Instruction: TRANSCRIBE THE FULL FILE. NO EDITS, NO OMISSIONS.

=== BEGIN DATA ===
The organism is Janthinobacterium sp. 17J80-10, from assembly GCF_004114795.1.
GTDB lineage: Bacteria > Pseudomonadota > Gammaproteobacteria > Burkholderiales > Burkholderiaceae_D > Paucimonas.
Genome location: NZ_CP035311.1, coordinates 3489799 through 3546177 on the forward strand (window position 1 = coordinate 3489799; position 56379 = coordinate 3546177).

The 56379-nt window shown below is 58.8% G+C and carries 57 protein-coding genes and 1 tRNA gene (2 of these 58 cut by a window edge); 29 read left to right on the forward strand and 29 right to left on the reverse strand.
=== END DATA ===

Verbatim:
The organism is Janthinobacterium sp. 17J80-10, from assembly GCF_004114795.1.
GTDB lineage: Bacteria > Pseudomonadota > Gammaproteobacteria > Burkholderiales > Burkholderiaceae_D > Paucimonas.
Genome location: NZ_CP035311.1, coordinates 3489799 through 3546177 on the forward strand (window position 1 = coordinate 3489799; position 56379 = coordinate 3546177).

The 56379-nt window shown below is 58.8% G+C and carries 57 protein-coding genes and 1 tRNA gene (2 of these 58 cut by a window edge); 29 read left to right on the forward strand and 29 right to left on the reverse strand.